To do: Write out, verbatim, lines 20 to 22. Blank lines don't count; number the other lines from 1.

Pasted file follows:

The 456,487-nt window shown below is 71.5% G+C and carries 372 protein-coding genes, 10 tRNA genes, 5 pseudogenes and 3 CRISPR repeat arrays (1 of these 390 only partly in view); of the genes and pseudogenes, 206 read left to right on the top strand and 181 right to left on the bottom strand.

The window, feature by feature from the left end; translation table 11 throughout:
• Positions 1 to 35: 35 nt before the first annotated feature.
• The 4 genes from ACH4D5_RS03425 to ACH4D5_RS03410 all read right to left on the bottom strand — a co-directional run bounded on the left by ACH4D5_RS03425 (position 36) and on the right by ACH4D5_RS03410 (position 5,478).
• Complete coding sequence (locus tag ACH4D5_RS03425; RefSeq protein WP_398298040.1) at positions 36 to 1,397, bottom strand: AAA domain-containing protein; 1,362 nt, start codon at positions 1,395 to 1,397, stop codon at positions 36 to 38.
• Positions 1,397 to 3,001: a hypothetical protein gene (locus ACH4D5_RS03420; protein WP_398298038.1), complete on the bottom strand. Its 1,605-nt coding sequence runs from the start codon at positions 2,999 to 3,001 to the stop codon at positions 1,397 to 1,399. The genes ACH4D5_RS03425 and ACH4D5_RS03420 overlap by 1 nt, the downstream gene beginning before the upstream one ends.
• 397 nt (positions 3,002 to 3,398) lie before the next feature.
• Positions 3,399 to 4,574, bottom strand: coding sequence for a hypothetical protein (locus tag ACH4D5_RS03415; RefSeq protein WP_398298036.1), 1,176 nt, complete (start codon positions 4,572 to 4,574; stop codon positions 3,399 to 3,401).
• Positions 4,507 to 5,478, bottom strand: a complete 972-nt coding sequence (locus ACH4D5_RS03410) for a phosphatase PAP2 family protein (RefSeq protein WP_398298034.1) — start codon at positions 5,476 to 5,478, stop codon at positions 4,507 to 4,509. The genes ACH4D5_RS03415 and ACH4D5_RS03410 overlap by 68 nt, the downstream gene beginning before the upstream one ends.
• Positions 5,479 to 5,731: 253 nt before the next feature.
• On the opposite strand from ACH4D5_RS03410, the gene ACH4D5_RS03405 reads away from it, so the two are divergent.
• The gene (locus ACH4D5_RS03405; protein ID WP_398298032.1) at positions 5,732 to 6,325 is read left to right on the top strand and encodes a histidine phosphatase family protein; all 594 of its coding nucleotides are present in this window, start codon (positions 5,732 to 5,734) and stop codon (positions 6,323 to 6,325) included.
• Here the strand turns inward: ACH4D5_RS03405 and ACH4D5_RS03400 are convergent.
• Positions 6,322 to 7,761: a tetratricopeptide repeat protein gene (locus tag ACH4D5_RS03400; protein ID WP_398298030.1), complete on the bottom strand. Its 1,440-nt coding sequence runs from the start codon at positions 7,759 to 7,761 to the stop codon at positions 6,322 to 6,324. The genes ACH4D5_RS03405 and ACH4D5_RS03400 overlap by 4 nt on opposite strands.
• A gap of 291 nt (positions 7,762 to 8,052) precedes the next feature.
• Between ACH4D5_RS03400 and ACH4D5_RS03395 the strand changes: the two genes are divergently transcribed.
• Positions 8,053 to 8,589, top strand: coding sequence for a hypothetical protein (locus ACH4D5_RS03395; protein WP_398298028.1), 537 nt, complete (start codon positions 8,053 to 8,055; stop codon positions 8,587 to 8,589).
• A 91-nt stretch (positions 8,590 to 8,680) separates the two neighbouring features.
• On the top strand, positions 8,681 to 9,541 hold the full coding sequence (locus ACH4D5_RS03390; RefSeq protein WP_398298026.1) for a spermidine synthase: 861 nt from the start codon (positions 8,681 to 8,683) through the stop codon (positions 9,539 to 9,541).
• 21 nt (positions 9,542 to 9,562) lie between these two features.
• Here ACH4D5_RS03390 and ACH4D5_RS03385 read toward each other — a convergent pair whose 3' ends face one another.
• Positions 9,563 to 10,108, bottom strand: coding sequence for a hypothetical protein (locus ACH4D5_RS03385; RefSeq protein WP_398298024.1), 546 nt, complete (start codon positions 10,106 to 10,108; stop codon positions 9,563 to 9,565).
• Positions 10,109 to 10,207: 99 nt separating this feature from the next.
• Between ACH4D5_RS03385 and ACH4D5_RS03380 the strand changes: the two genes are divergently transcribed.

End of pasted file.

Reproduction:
• 21 nt (positions 9,542 to 9,562) lie between these two features.
• Here ACH4D5_RS03390 and ACH4D5_RS03385 read toward each other — a convergent pair whose 3' ends face one another.
• Positions 9,563 to 10,108, bottom strand: coding sequence for a hypothetical protein (locus ACH4D5_RS03385; RefSeq protein WP_398298024.1), 546 nt, complete (start codon positions 10,106 to 10,108; stop codon positions 9,563 to 9,565).